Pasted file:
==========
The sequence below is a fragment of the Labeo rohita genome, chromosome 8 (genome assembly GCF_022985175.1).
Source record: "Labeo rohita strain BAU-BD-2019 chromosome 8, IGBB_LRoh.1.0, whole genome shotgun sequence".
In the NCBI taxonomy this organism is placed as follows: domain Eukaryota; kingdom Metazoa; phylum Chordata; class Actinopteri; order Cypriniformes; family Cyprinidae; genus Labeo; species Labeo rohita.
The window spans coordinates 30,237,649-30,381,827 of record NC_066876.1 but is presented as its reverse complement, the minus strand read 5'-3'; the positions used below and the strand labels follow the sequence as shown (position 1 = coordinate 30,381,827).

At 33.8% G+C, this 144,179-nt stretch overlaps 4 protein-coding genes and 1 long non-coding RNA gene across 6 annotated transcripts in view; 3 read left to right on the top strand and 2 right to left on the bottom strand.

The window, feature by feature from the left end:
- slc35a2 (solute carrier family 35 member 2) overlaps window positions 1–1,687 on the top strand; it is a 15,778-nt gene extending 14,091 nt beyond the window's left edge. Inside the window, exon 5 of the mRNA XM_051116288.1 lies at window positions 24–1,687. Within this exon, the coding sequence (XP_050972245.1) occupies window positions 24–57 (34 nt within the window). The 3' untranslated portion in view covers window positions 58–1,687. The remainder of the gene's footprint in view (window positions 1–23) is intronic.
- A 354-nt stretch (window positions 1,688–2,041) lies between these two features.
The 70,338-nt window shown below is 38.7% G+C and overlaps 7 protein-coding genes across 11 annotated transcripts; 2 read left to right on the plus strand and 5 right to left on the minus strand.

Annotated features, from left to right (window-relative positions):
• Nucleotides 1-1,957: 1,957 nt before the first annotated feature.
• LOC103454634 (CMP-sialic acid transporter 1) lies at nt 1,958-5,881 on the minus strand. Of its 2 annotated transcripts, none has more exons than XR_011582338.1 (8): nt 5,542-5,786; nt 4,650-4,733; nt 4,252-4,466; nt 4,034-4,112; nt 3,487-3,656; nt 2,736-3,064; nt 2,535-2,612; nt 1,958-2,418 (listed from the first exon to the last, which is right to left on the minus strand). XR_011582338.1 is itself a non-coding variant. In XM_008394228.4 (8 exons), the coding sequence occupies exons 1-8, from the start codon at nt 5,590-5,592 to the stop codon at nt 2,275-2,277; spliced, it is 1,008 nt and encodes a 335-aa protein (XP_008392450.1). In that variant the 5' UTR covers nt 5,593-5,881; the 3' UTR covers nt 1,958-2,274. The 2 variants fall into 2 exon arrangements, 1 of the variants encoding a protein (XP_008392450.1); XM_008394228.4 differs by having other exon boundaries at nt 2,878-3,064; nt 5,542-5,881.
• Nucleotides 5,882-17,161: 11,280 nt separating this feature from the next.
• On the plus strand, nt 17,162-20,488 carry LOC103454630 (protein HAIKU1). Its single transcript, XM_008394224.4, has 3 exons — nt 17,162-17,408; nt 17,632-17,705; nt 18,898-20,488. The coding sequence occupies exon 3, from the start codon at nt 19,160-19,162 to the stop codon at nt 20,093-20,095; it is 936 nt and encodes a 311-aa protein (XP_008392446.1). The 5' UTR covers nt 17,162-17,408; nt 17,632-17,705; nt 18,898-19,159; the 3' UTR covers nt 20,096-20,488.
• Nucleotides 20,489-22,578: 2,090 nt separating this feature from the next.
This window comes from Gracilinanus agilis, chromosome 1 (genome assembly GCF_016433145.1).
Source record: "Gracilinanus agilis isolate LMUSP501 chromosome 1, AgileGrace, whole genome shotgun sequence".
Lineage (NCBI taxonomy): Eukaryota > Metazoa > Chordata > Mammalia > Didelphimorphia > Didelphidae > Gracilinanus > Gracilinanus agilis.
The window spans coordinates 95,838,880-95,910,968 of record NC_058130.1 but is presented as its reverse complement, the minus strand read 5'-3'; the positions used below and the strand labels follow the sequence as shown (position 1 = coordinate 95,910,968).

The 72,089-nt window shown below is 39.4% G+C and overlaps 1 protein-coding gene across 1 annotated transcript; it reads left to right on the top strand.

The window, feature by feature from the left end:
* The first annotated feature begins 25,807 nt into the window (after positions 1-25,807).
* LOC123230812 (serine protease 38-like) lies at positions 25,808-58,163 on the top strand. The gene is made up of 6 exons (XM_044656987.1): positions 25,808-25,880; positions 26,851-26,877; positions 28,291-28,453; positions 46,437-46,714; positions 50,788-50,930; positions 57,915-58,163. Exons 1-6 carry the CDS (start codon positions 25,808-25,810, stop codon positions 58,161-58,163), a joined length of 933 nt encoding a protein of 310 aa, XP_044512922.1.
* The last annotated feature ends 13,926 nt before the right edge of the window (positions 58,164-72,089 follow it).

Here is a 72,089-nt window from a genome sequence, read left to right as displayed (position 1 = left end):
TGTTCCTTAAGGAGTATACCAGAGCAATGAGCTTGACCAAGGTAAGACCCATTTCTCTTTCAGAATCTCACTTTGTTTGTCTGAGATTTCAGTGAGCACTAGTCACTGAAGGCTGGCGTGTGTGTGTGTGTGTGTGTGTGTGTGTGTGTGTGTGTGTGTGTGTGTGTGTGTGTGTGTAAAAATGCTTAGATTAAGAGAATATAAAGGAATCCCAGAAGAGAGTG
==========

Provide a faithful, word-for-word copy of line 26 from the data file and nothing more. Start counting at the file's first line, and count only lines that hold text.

TGTTCCTTAAGGAGTATACCAGAGCAATGAGCTTGACCAAGGTAAGACCCATTTCTCTTTCAGAATCTCACTTTGTTTGTCTGAGATTTCAGTGAGCACTAGTCACTGAAGGCTGGCGTGTGTGTGTGTGTGTGTGTGTGTGTGTGTGTGTGTGTGTGTGTGTGTGTGTGTGTGTGTAAAAATGCTTAGATTAAGAGAATATAAAGGAATCCCAGAAGAGAGTG